Long before police brutality emerged as a dominant public issue in the United States, Cynthia Lee, a George Washington University professor and an expert on race and self-defense, devoted much of her research to deadly police shootings of unarmed Black men and women. In a People hold up signs, including one with an image of George Floyd, outside the courthouse in Minneapolis, Minnesota, April 20, 2021, after former Minneapolis police officer Derek Chauvin was found guilty in the death of Floyd.In Delaware, members of the Law Enforcement Accountability Task Force have also expressed interest in her model, Lee said.  While Washington, Virginia and Connecticut account for only a handful of the more than 1,000 deadly police shootings a year in the U.S., reform advocates hope that these changes will help rein in police use of excessive force. The controversy over police use of force is front and center on Capitol Hill, where Senate Democrats and Republicans are fighting over House-passed legislation that would end qualified immunity, the legal doctrine that protects individual police officers from lawsuits for misconduct. In March, the House approved the George Floyd Justice in Policing Act that would, among other things, ban the use of chokeholds, strengthen federal civil rights laws and end qualified immunity.  Lee is hoping that her model statute finds its way into the national debate.  “It’s the kind of change we need because we need to make sure the police officers are treating people fairly and with respect and that people are not getting unnecessarily hurt or killed by the use of force,” said Democratic Virginia state Senator John Bell, an early supporter of Lee’s proposal.  Criticism of model statute  Critics say the changes force juries to second-guess police officers’ split-second decisions on the use of deadly force, whether to fire a gun or wrestle a suspect to the ground or subdue him or her in some other life-threatening hold. “They changed the law to say, ‘What would a civilian who looks at the use of force say about whether it was reasonable or not,'” said John Krupinsky, president of the Connecticut State Fraternal Order of Police.  Barry Friedman, a New York University law professor who has argued that a dearth of laws has left police to police themselves, praised Lee’s proposed reform.  “We need to pass statutes to tell the police specifically how it is that they should police, and her statute is an effort to do that,” he said. While other states such as California, Colorado and Maryland, spurred by the Black Lives Matter protest movement, have enacted strict police use-of-force standards in the past couple of years, none stemmed from the work of Lee. “Of course, you always hope that your research will have real-world impact,” Lee told VOA. “I wanted to inform discussions about policing, but I never imagined that my work would actually become law in any state, let alone two states and the District of Columbia.”    Given that juries largely remain sympathetic to police officers, Lee’s model statute is unlikely to lead to a sharp increase in convictions. Lee said it could have a deterrent effect, however, encouraging police officers to “act with more care” before using deadly force.    But changing police culture is likely to take time. The Washington statute has yet to be made permanent. The Virginia legislation went into effect March 1, while the Connecticut statute doesn’t take effect until next year.  Demonstrators blocking Public Square in Cleveland during a protest over the police shooting of 12-year-old Tamir Rice, Nov. 25, 2014.But Lee said that a jury relying on her model statue could reach a different conclusion. The jury would note that by driving too closely to Rice, the officers put themselves in a vulnerable position, increasing the risk of using deadly force to protect themselves. Had they parked their car further away from the scene, they could have talked to the boy and convinced him to drop his gun, instead of “immediately firing on him.”  Lee’s model is hardly a recipe for radical change. To critics on the left, it doesn’t go far enough. Still, it took nothing short of Floyd’s death beneath the knee of former Minneapolis police officer Derek Chauvin — and an enthusiastic outreach effort by Lee’s students — for legislators to take a close look at her model statute.  In January 2020, a former student, then working for District of Columbia Councilmember Kenyan McDuffie, shared Lee’s model statute with her boss. But it wasn’t until after Floyd’s death that Lee learned that McDuffie had incorporated her measure into a use-of-force bill. Within days, the council unanimously adopted the statute as part of emergency police and justice reform legislation. “I was floored when I found out that D.C. had enacted police reform legislation that included my model statute,” Lee said.  But the council took her statute one step further, she said. It held that police officers may use deadly force only after “all other options have been exhausted.”  “This was a great addition to my model statute,” Lee said.  Gregg Pemberton, chairman of the D.C. Police Union, said many of the provisions in the district legislation had been enacted by the Metropolitan Police Department years ago.    “The MPD does not have issues with racial profiling or police brutality,” Pemberton said.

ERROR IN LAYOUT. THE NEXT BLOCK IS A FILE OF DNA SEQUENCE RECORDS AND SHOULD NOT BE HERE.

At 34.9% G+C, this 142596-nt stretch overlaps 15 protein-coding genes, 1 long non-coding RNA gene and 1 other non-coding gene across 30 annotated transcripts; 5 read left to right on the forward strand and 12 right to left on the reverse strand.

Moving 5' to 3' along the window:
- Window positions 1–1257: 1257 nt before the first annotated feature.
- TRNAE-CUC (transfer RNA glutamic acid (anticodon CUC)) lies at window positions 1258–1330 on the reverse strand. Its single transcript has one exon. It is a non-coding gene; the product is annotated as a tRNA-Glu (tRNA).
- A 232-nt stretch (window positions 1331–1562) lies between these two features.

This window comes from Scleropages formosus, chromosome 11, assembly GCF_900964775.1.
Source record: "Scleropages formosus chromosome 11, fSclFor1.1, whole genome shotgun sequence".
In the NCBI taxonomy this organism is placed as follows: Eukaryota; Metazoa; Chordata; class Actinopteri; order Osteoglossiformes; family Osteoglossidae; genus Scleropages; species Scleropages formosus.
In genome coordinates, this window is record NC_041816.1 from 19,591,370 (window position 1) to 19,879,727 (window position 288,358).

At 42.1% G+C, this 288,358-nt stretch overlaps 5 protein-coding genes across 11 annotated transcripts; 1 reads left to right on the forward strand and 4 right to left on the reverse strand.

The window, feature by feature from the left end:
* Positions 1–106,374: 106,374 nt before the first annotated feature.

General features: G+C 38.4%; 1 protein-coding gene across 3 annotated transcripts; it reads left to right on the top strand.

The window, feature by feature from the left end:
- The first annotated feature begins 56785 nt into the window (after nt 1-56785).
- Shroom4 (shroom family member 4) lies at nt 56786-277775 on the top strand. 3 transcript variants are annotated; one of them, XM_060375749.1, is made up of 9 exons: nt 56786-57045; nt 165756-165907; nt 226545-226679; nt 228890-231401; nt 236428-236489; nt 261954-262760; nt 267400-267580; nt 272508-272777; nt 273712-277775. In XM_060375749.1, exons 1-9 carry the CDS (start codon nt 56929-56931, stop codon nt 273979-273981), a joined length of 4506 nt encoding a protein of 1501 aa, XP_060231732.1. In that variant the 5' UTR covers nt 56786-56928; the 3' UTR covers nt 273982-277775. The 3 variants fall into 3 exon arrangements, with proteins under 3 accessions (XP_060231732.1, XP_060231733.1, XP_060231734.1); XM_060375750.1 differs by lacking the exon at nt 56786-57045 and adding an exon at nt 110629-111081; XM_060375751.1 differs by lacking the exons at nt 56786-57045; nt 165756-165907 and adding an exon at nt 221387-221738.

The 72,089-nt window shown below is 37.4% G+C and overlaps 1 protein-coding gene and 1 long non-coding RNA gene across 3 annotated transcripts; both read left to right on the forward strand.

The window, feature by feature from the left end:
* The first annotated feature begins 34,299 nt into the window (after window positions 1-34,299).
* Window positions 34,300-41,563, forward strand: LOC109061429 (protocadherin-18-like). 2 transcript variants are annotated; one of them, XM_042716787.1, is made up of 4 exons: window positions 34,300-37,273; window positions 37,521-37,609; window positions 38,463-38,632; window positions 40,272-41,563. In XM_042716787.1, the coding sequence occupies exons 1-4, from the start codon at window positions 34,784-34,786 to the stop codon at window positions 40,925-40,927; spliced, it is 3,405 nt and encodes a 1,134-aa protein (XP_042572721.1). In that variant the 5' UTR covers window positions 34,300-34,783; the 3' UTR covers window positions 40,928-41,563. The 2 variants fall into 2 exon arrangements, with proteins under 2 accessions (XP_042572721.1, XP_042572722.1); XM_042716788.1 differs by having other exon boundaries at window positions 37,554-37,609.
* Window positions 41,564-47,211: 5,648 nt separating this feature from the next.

Less than a month after the District of Columbia adopted her model statute, an official in Connecticut Governor Ned Lamont’s office emailed Lee to inform her about proposed changes to the state’s use of deadly force statute based on her model legislation. “I was surprised and pleased to learn that Connecticut was looking into adopting key provisions from my model statute,” Lee said.  In late July, Lamont, a Democrat, signed the bill into law, with an effective date of April 1. Shortly before the bill was to take effect, however, Lamont, under pressure from law enforcement groups, signed a bill delaying the effective date until January 1, 2022.    Around the time Connecticut lawmakers were debating changing the state’s use-of-force standards last year, Virginia Governor Ralph Northam, a Democrat, called a special session of the state general assembly to meet on August 18 to pass criminal justice and policing reform. At that time Virginia was one of nine states that didn’t have a use-of-force statute. So Lee drafted a model statute for Virginia, including the District of Columbia requirement that an officer exhaust all other options before using deadly force. She had her research assistant send the document to about a dozen lawmakers.   In October, Northam signed into law police reform legislation sponsored by state Senator Mamie Locke. It went into effect March 1. Unlike in Washington D.C. and Connecticut, law enforcement agencies were relatively open to the proposed changes.    Dana Schrad, executive director of the Virginia Association of Chiefs of Police, said the group worked with state lawmakers “to make sure that there was a standard in there that allowed a law enforcement officer to protect his or her own life.”